Wednesday 6 April 2011

Fabian futures

I have today told friends and colleagues at the Fabian Society that I've given notice to take on a new role, so thought I would confirm the news to a wider audience through the blog too.

I have very much enjoyed leading the Fabians - which is one of the reasons I’ve been doing the job for over seven years now – and working with brilliant colleagues on the staff team and across the Fabian Society.

I’m also proud that we have record Fabian membership at any time in our history, which reflects the efforts of those involved in the thriving voluntary sections at every level.

I am excited about my next role, which will be as Director of a new organisation, which has the (provisional) working title Social Justice Communications Agency. This is being created with the support of several foundations and trusts, particularly involved in migration issues.

Its core mission will be to challenge and shift hostile public attitudes towards migrants and immigration. That may not necessarily be the easiest of public arguments to win, but it is a vital agenda and it connects several issues – identity and integration, fairness and economics, domestic and global social justice issues – which regular readers will know are particular interests of mine.

Some of my current thinking about those issues was reflected in my recent speech in Barcelona on integration and immigration across the EU.

I will be at the Fabians this Spring, and the Fabian Society website will have details within the next week or so of the open recruitment process for my successor - and we will flag those up on the blog when they are published. I’ll miss the job – but will look forward to keeping in contact with many Fabian friends, and to the Society thriving under new leadership.


donpaskini said...

Congratulations and best of luck in the new job :)

Anthony Z said...

Great news, and the new organisation is badly needed. Congratulations!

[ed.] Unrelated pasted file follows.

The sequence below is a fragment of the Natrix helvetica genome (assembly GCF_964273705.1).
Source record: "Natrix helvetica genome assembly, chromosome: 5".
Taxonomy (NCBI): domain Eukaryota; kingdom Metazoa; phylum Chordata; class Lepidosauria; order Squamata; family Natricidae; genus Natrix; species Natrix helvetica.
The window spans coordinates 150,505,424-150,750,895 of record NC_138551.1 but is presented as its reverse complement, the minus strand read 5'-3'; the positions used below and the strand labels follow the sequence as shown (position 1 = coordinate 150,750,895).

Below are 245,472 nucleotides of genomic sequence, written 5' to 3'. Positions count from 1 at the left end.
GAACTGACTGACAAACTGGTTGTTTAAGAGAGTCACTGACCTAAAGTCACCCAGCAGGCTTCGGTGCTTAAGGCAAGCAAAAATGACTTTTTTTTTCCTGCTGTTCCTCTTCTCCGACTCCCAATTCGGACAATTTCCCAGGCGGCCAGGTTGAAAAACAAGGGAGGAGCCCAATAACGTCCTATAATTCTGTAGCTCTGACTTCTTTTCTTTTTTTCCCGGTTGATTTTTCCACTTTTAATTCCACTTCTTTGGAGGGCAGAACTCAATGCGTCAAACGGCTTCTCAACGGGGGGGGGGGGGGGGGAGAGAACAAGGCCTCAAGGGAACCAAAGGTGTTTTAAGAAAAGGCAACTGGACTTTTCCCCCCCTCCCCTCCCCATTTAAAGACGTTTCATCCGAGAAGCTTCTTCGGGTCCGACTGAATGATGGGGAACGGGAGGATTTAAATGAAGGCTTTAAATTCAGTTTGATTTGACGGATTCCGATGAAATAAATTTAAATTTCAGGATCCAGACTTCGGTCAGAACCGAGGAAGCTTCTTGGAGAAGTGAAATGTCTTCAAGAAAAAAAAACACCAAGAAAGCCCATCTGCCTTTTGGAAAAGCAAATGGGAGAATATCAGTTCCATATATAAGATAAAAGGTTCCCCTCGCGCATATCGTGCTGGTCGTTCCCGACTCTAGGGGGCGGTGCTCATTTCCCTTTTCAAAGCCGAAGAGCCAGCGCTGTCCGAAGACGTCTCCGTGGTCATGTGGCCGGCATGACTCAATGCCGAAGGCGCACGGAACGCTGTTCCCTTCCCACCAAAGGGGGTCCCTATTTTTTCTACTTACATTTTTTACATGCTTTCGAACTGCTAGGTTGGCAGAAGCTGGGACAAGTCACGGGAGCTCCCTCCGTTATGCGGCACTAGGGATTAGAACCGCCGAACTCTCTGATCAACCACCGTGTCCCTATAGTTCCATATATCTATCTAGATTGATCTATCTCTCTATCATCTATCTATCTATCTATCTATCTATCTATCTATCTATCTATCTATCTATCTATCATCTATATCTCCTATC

Tim said...

Congratulations on the new job Sunder!

Unknown said...

Congrats! You'd be very good for this.

Though of course you stole my idea from 2005 (I'd like to think) when we first had that coffee!


JEMills said...

Congrats and best of luck Sunder!

Sciamachy said...

Best of luck, Sunder. You don't need it saying but I'll say it anyway: you've been brilliant for the Fabians & they'll be the poorer without you, though I daresay your legacy there will carry on. Hopefully you can do as much good in your new position.

Stuart White said...

Sunder: all the very best for the new role. You have been terrific at the Fabians. There are too many merits to list, but not least is your blogging: humane, informed, witty, full of integrity that comes from having deeply-held values, refusing bullshit, never nasty. Fabianism at its best!

T.N.T. said...

Very best of luck in the new role Sunder - Next Left has been one of the best blogs out there over the last few years and a huge credit to you, Tim Horton and the rest of the team for making it so good.

Alex C-D said...

Congratulations. Very much want to echo Stuart's and giroscope's comments. What will become of Next Left?

Sunder Katwala said...

Thanks so much for everybody's good wishes. Touched by Stuart, schiamachy and girscoper's comments.

And I can't give Sunny Hundal the credit, not least as the new project was not my personal initiative; I am sure he is one of many people to spot an important need.

I'll be here until the end of June, and expect to have one or two things to say before then. What happens to Next Left will depend on my colleagues, successor and other Fabians and friends. I hope it will continue, but we may want some new writers!

Newmania said...

To be honest that sounds like a step down Sunder which is a shame .I enjoy your work and think of you as a vastly more interesting left wing voice than most.
I also weep a little when a man whose feeling for this country are obviously conflicted and resentful takes on a role like this
Do we need another brown man complaining that everyone is nasty except him? I would have said that supplies remained buoyant

Still better than work eh ..

Sunder Katwala said...


Its always good to hear from you, and not unusual for you to be a discordant voice. And I realise we don't see eye to eye on issues of identity, integration, economics, or perhaps anything else.

But you are projecting a whole set of stereotypes.

I am certainly not going to start complaining that everybody is nasty but me, having never ever done that.